JERUSALEM — The sun was rising on the Mediterranean one recent morning when the crew of an Iranian cargo ship heard an explosion. The ship, the Shahr e Kord, was about 50 miles off the coast of Israel, and from the bridge they saw a plume of smoke rising from one of the hundreds of containers stacked on deck.

The state-run Iranian shipping company said the vessel had been heading to Spain and called the explosion a “terrorist act.”

But the attack on the Shahr e Kord this month was just one of the latest salvos in a long-running covert conflict between Israel and Iran. An Israeli official said the attack was retaliation for an Iranian assault on an Israeli cargo ship last month.

Since 2019, Israel has been attacking ships carrying Iranian oil and weapons through the eastern Mediterranean and Red Seas, opening a new maritime front in a regional shadow war that had previously played out by land and in the air.

Iranian efforts to circumvent American sanctions on its oil industry.

But the conflict’s expansion risks the escalation of what has been a relatively limited tit-for-tat, and it further complicates efforts by the Biden administration to persuade Iran to reintroduce limits on its nuclear program in exchange for sanctions relief.

“This is a full-fledged cold war that risks turning hot with a single mistake,” said Ali Vaez, Iran program director at the International Crisis Group, a Brussels-based research organization. “We’re still in an escalatory spiral that risks getting out of control.”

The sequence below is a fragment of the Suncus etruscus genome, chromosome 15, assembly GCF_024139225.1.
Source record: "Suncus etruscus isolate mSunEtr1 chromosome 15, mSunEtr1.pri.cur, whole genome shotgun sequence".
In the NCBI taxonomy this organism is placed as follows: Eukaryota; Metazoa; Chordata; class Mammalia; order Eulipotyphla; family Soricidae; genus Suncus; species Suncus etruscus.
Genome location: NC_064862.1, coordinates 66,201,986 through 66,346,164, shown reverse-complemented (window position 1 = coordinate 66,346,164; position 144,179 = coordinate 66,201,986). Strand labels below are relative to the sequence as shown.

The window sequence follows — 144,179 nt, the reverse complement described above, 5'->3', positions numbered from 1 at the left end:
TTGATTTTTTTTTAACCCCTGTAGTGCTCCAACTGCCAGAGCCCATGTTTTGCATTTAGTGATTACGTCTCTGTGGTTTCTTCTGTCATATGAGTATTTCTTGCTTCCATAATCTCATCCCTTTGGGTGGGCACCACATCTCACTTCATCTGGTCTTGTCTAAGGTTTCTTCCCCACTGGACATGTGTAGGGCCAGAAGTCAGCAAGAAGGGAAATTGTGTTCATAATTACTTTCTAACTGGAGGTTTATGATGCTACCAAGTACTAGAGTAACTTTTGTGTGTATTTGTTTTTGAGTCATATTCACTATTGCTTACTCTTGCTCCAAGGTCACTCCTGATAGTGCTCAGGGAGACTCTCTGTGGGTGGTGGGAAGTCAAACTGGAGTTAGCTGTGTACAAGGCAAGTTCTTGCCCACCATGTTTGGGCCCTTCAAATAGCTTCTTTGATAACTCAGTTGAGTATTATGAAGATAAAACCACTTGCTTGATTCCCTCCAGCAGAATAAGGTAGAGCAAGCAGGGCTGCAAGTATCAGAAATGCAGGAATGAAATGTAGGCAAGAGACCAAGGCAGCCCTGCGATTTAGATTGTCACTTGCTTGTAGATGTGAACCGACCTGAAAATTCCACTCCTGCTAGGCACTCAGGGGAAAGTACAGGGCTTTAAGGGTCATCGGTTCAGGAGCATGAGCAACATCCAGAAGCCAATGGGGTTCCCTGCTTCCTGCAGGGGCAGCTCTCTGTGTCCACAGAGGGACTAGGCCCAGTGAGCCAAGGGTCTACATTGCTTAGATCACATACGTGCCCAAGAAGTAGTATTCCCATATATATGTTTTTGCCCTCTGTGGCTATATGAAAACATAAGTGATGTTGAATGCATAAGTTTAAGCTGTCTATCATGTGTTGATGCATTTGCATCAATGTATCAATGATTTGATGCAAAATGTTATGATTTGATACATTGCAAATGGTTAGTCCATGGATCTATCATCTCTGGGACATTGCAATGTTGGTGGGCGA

Since 2019, Israeli commandos have attacked at least 10 ships carrying Iranian cargo, according to an American official and a former senior Israeli official. The real number of targeted ships may be higher than 20, according to an Iranian Oil Ministry official, an adviser to the ministry and an oil trader.

first reported by The Wall Street Journal.

Most of the ships were carrying fuel from Iran to its ally Syria, and two carried military equipment, according to an American official and two senior Israeli officials. An American official and an Israeli official said the Shahr e Kord was carrying military equipment toward Syria.

The Israeli government declined to comment.

has accelerated in recent years. Iran has been arming and financing militias throughout the region, notably in Syria, Iraq, Yemen, Gaza and Lebanon, where it supports Hezbollah, a Shiite militia and political movement that is a longtime enemy of Israel.